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Rehearsal Techniques I

General thoughts and principles (adapted from what I give my section leaders) about running good rehearsals:
  • Put your music stand low enough and flat enough that it doesn’t interfere with your conducting pattern (and people can see it!)
  • If you work from the piano, put the music desk down flat (for the same reason)
  • Make sure your own posture is a good model for the choir
  • More eye contact (which means knowing your score better!)
  • Learn to hear more (especially parts not your own)
  • Make sure, when rehearsing one section of the music, to make the transition into the next section or phrase before stopping to go back
  • When repeating the same section or phrase several times, make sure you ask more or give specific feedback—don’t simply mindlessly repeat
  • Remember to take away the piano as soon as possible, even in accompanied music (so that you know whether they can do it independently, and also so that you can more accurately hear what they’re doing)
  • Use modeling/demonstration—a powerful tool (but models must be correct! your singers will copy poor intonation or phrasing!)
  • You can also use choir members to model
  • Think carefully about what parts belong together musically and rehearse them that way (you may choose parts that are in duet, or those that have dissonances against each other—the musical structure will tell you what belongs together)
  • Have solutions already in mind to solve difficult note problems. Know why the problem might be there: is it hard to find the initial pitch? a difficult rhythm? difficult interval? tempo too fast?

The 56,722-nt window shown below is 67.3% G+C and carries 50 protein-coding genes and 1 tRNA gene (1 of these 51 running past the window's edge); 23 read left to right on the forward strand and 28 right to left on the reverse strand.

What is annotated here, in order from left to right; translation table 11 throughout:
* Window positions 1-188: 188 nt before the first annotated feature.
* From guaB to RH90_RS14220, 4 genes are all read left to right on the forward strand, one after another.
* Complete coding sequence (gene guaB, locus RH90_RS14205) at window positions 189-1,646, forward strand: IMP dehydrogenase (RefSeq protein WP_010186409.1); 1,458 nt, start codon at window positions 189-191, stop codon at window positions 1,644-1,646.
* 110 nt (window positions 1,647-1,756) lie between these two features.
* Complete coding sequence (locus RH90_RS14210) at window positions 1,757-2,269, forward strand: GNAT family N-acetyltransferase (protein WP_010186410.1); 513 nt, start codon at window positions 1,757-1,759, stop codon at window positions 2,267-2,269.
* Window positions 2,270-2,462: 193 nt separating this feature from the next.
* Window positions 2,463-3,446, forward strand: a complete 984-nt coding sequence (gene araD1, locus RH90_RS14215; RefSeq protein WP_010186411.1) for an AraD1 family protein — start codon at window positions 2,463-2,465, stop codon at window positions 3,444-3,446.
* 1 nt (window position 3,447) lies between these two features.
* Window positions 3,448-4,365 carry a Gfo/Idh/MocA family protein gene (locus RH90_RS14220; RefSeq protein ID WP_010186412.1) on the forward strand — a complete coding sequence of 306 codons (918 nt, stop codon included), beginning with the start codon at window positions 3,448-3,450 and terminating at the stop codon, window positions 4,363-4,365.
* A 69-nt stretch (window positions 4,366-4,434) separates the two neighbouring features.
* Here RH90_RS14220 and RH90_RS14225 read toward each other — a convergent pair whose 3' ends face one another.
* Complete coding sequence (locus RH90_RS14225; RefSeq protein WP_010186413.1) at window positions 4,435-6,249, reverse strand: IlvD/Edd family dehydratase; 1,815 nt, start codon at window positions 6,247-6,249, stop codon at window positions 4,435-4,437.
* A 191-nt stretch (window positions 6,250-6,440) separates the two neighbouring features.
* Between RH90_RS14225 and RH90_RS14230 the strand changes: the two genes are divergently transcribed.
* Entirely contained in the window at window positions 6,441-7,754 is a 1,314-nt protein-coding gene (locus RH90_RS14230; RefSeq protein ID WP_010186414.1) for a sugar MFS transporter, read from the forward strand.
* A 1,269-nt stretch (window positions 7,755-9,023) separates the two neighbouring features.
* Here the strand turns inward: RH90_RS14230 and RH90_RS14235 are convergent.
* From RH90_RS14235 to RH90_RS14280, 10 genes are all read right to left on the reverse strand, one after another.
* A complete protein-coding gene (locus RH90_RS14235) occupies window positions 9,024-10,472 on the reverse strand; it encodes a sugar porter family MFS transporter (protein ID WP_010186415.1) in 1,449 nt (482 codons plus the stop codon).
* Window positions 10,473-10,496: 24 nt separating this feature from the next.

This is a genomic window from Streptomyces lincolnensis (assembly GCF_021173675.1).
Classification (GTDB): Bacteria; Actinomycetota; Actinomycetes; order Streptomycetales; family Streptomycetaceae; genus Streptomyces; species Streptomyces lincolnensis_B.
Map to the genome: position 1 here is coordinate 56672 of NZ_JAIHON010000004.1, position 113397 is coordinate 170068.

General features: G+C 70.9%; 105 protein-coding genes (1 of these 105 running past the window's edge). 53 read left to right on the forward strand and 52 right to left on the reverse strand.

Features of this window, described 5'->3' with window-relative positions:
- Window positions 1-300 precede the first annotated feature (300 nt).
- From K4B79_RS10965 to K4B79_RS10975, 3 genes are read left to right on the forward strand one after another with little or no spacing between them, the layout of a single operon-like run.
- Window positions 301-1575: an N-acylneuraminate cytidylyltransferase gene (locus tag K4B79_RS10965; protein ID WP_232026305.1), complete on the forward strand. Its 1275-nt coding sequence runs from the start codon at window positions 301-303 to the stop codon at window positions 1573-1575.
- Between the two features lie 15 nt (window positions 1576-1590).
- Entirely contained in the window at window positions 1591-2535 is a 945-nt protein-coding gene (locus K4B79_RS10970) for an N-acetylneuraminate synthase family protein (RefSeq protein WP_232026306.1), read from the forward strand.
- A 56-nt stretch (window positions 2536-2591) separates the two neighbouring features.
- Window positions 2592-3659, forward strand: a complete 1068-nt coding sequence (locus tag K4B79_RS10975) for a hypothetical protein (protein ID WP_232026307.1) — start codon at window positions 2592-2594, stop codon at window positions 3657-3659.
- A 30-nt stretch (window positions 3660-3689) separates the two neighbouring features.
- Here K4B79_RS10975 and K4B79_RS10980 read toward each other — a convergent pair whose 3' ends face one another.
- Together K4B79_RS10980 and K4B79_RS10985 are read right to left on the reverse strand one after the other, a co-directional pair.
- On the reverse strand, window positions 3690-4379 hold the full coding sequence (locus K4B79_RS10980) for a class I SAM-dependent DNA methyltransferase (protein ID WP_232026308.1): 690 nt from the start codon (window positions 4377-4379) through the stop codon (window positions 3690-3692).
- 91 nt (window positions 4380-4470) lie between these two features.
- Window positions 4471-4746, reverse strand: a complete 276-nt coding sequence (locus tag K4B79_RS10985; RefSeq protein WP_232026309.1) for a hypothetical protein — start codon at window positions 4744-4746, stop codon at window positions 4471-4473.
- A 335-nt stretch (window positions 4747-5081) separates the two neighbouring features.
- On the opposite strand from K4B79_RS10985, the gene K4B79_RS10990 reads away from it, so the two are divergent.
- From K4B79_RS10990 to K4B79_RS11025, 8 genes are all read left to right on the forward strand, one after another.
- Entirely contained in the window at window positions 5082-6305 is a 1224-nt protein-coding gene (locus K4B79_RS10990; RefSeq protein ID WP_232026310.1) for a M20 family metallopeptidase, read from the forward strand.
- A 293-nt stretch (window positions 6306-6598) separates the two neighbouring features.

• Pacing is important: not too slow or too fast (psychologically, pace should vary)
  • When you stop the choir, don’t take too long before giving an instruction—make it concise and to the point—then get them singing again
  • Don’t leave one section sitting for too long a period of time
  • If you sing on a neutral syllable, don’t stay on the same one for too long, but vary them (it’s tiring to sing the same consonant/vowel for long periods). The same is true of count-singing
on March 7, 2013 11:05am
What a great list of rehearsal techniques for beginners and seasoned professionals alike!  Thanks for sharing these, Dick.  May I underscore one of your points?
 
"When you stop the choir, don't take too long before giving an instruction--make it concise and to the point--then get them singing again."
 
If directors would keep their performers singing/playing for 75 - 80% of the rehearsal time, more work would get done, and less verbiage would be wasted.  My experience is that after about 45 seconds of a director's talking at a group during rehearsal the majority begins to day-dream.
 
Good rehearsing, everyone!
 
Rick
 
Richard Hynson
Music Director
Bel Canto Chorus
Milwaukee Chamber Orchestra
Applauded by an audience of 3
on March 7, 2013 6:55pm
Thanks, Rick! Yes, singing a higher percentage of time (especially instead of talking!) is key to rehearsal productivity.
 
Hope to see you in Dallas.